— Marketing

Social media is a powerful tool to talk to worried customers

Summary

If there’s one thing New Zealanders have learned, it’s that COVID-19 is persistent. 2020 has been a year that tells us marketers must be prepared to keep their message flowing no matter what’s happening in the world – because we truly don’t know what’s around the corner.

When faced with uncertainty in business, it may seem logical to take energy away from social media in order to help keep other elements of the business afloat. However, as realtors are wont to say, “You can’t sell a secret!” Social media is a company’s direct line to its customers, and a fantastic opportunity to keep spreading your message even in times of tumult. This could be key to keeping business flowing.

These three companies have shown that there are plenty of ways to use social media to supercharge a brand even during lockdown.

Cardinal Spirits

 

From the early days of America’s lockdowns, Cardinal Spirits (a distillery) started to post the specific amount of items it needed to ship on a particular day to stay afloat while its tasting room was closed. This was so its community of 11,000-plus Instagram followers could see exactly how to help the business they loved.

Each day when Cardinal Spirits met its target, it would post in a Story to tell people they had succeeded, and encouraged them to support another local business that particular day.

  • Why was it great? Cardinal Spirits helped its followers feel like a critical part of the business, doing their part to keep it going. As a result, the business hit its targets almost every day.

 

View this post on Instagram

 

Our walk-up window is going strong, all weekend long, Monday too! What cocktails have you tried so far? . In the spirit of honesty and transparency, we are sharing our daily goals for carry-out sales that will help to sustain us while our tasting room is closed. Hitting these goals is one way that we are able to keep our tasting room managers, bartenders, and servers employed. ❤️ And when our needs are met for the day, we’ll let you know in our Stories. . Here is what we need to sell today to keep going — 🔺 30 bottles of spirits 🔺 20 cocktails-to-go 🔺 24 four-packs of canned cocktails . Order online for carry-out: cardinalspirits.com . Today, can you help us hit our goal for bottle and cocktail sales? We’ll update this post the minute we reach our goal! . Ordering notes: 🔺FREE bottle of our hand sanitizer with each order! 🔺order online; we cannot accept walk-up orders 🔺 orders are usually ready within an hour of placing it — we try to send an email alert 🔺we have a walk-up window for picking up orders; or call us when you arrive for contactless pickup – pop your trunk and have ID ready 🔺all surfaces and check-out accessories are sanitized between guests 🔺orders are for pick-up only; we cannot ship spirits or cocktails . #distillery #cardinalspirits #foundmyspirit #bloomingtonindiana #visitbtown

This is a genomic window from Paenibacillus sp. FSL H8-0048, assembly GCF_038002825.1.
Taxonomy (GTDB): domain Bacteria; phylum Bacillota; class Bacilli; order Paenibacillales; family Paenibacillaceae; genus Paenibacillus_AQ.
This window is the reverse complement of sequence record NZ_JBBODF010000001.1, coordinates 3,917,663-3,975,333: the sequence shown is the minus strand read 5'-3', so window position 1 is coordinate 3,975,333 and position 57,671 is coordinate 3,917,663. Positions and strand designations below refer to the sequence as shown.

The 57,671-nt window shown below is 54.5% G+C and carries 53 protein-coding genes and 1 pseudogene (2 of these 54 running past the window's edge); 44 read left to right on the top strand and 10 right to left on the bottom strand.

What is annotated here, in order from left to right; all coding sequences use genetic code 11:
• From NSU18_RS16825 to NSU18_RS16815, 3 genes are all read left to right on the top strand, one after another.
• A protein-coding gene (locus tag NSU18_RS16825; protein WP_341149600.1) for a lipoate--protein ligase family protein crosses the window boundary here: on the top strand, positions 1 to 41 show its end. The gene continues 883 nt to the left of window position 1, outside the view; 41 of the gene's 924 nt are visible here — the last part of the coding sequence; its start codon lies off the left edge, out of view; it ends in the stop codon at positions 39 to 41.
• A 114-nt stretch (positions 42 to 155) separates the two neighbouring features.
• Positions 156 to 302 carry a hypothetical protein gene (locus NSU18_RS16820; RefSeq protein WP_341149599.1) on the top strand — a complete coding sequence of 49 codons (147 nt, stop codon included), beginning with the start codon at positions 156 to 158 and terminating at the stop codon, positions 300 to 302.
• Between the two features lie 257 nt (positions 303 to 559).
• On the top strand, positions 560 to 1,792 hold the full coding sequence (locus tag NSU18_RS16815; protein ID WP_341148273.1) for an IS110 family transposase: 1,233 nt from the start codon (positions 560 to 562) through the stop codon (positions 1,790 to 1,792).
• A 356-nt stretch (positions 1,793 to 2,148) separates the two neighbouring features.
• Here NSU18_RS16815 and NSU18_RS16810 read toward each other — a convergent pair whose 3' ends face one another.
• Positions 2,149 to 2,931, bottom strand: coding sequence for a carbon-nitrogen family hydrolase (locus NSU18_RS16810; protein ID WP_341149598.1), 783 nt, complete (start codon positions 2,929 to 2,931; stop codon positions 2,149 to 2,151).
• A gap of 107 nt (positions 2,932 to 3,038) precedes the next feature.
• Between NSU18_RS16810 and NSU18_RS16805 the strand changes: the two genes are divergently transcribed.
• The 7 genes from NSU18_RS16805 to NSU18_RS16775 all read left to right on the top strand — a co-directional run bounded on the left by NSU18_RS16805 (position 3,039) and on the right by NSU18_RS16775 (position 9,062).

A post shared by Cardinal Spirits (@cardinalspirits) on

Old Town Books

 

Expecting sales to suffer due to America’s stay-home orders, Old Town Books store owner Ally Kirkpatrick turned to Facebook to make her brand more than just a place to buy books – but a place of community and learning.

She hosted online book clubs, author Q&As, and even virtual story times. The store also ran pay-what-you-can writing classes and a GoFundMe, both as alternate sources of income.

  • Why was it great? Old Town Books made itself a part of the writing and reading communities with its virtual events. These kept its community engaged, brought in new traffic, and offered customers a way to directly help the business beyond simply buying books.

Savlon India

 

Savlon India – a company that makes hand sanitiser – was well positioned, market wise, when the pandemic started picking up. While this is not an example of a company facing a customer shortage, it’s a perfect example of how a brand can use its social media platform to educate and make customers feel at ease. Other businesses, perhaps those that are struggling, can easily follow the example.

Back in February, Savlon ran a Q&A with its Facebook followers, hosting a panel of experts to answer key questions about the then-new (at least for nations outside of China) virus. Ever since, it has regularly posted advice on the topic, including how to make your own face mask and how to keep children engaged at home.

  • Why was it great? Savlon saw an opportunity not just to sell products, but to help customers feel more at ease in a stressful situation. By becoming a source of expert advice, they were able to build fantastic engagement on their profile in the past few months.

Source: Savlon India

Conclusion

 

Businesses facing pandemic lockdowns, or simply reduced customer demand as a result of a changed economy, shouldn’t abandon social media as it is a powerful tool for educating, engaging and driving revenue.

Marketers must ask themselves: What advice can we offer customers? What activities and events could we host? How can we become an active member of our community?

With the answers to these questions in hand, social posts write themselves.

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